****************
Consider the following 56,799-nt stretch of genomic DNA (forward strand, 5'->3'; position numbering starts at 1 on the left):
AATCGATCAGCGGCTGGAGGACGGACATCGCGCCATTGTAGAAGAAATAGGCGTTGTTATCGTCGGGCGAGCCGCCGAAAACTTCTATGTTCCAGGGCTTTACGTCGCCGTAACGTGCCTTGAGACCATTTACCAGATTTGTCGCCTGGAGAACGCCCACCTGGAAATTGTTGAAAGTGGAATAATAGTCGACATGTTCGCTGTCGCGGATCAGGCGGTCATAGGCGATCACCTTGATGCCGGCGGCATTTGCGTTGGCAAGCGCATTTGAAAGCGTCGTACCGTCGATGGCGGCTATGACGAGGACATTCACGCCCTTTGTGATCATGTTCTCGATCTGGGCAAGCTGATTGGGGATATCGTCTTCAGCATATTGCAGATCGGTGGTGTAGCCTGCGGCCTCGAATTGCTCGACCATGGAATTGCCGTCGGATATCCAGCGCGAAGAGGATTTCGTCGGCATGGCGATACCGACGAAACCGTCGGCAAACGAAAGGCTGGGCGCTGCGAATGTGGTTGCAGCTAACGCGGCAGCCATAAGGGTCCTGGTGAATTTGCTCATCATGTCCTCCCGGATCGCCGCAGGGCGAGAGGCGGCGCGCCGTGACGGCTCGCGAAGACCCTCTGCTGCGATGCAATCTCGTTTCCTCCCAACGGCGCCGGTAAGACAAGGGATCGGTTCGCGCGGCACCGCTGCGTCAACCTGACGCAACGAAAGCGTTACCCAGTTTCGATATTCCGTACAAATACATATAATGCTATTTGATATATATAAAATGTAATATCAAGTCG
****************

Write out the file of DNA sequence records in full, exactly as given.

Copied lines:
Consider the following 56,799-nt stretch of genomic DNA (forward strand, 5'->3'; position numbering starts at 1 on the left):
AATCGATCAGCGGCTGGAGGACGGACATCGCGCCATTGTAGAAGAAATAGGCGTTGTTATCGTCGGGCGAGCCGCCGAAAACTTCTATGTTCCAGGGCTTTACGTCGCCGTAACGTGCCTTGAGACCATTTACCAGATTTGTCGCCTGGAGAACGCCCACCTGGAAATTGTTGAAAGTGGAATAATAGTCGACATGTTCGCTGTCGCGGATCAGGCGGTCATAGGCGATCACCTTGATGCCGGCGGCATTTGCGTTGGCAAGCGCATTTGAAAGCGTCGTACCGTCGATGGCGGCTATGACGAGGACATTCACGCCCTTTGTGATCATGTTCTCGATCTGGGCAAGCTGATTGGGGATATCGTCTTCAGCATATTGCAGATCGGTGGTGTAGCCTGCGGCCTCGAATTGCTCGACCATGGAATTGCCGTCGGATATCCAGCGCGAAGAGGATTTCGTCGGCATGGCGATACCGACGAAACCGTCGGCAAACGAAAGGCTGGGCGCTGCGAATGTGGTTGCAGCTAACGCGGCAGCCATAAGGGTCCTGGTGAATTTGCTCATCATGTCCTCCCGGATCGCCGCAGGGCGAGAGGCGGCGCGCCGTGACGGCTCGCGAAGACCCTCTGCTGCGATGCAATCTCGTTTCCTCCCAACGGCGCCGGTAAGACAAGGGATCGGTTCGCGCGGCACCGCTGCGTCAACCTGACGCAACGAAAGCGTTACCCAGTTTCGATATTCCGTACAAATACATATAATGCTATTTGATATATATAAAATGTAATATCAAGTCG